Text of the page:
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but it was unclear from the Bill, when it left this House in April, whether that would fall under the negative resolution procedure. Clause 3(6) of the original Bill seems to limit the affirmative procedure to orders made
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as a consequence of subsection (10) and to orders that amend paragraph (a) or (b) of subsection (11). We were led to believe that much of the Bill would be covered by the affirmative procedure to ensure that Members in both Houses had the opportunity to debate the issues, rather than relying on Members praying for the annulment of an order. I should be grateful for some clarification from the Minister on whether the order-making powers in proposed new subsection (c) in Lords amendment No. 3 will be subject to the affirmative or the negative procedure.

I want to turn now to the substance of Lords amendment No. 3. As my hon. Friend the Member for Bournemouth, West said, the original clause limited the different types of mutuals that could merge to building societies, friendly societies and industrial and provident societies. The amendment would allow that definition to be broadened to include mutual insurers by making reference to EEA mutual societies. We have broadened the Bill to apply to UK-based mutuals in order to include mutual insurers, and I am concerned that the drafting of the amendment would broaden the range of European co-operatives that could take advantage of the Bill.

Lords amendment No. 3 first defines an EEA mutual society as

I took the trouble to print out the regulation to see what sort of mutuals might be covered— [Interruption.] I will resist the Minister’s entreaty to read it out, as I am sure that you would rule me out of order for straying from the point, Madam Deputy Speaker. However, I could not find any definition in the regulation that would restrict the type of mutuals that could merge with a UK financial mutual to comparable European financial mutuals. Paragraph (7), for example, states:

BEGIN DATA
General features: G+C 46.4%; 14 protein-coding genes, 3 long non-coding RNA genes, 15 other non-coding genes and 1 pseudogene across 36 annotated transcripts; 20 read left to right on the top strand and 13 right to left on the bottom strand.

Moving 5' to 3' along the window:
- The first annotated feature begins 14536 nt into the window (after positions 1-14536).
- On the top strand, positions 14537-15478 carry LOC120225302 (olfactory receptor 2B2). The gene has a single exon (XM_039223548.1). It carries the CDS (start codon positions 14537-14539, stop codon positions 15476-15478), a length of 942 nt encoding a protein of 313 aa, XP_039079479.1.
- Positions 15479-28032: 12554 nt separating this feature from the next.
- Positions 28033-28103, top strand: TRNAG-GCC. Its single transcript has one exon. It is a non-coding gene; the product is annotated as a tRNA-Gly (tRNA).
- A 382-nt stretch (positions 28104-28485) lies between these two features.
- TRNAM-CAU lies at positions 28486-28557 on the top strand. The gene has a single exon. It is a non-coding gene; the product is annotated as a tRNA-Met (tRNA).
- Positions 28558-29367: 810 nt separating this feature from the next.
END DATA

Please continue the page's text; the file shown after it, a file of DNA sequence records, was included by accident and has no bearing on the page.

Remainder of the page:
It goes on to mention the various principles that a European co-operative society or SCE might have and it lists seven. I shall not read them out. If the Minister tempted me to do so, it would be to the regret of the whole House, as there are 24 pages of regulation.

My concern is that these provisions cover all sorts of co-operatives. I spent my holiday in France this year and the village we stayed in had a wine-making co-operative—as, indeed, did all the villages in the local area. However, there is nothing in the current drafting to suggest why wine-making co-operatives in France could not merge with a UK financial mutual. I am sure that that would not happen and it sounds preposterous until we consider the fact that at least one French insurance company that I am aware of owns a vineyard. There could occasionally be a conflict and other French wine-making co-operatives could acquire the taste for owning insurance companies. It may sound a somewhat frivolous point, but it emphasises my concern that Lords amendment No. 3 starts off by enabling any co-operative falling within the scope of regulation 1435/2003 to enter into a merger with a UK
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financial mutual. The Minister might say that the order-making power in the provision will be used to define the type of mutual that can acquire a UK financial mutual and to rule out the prospect of the French wine-making co-operative from doing so, but I shall be grateful for her assurance that that is indeed the case.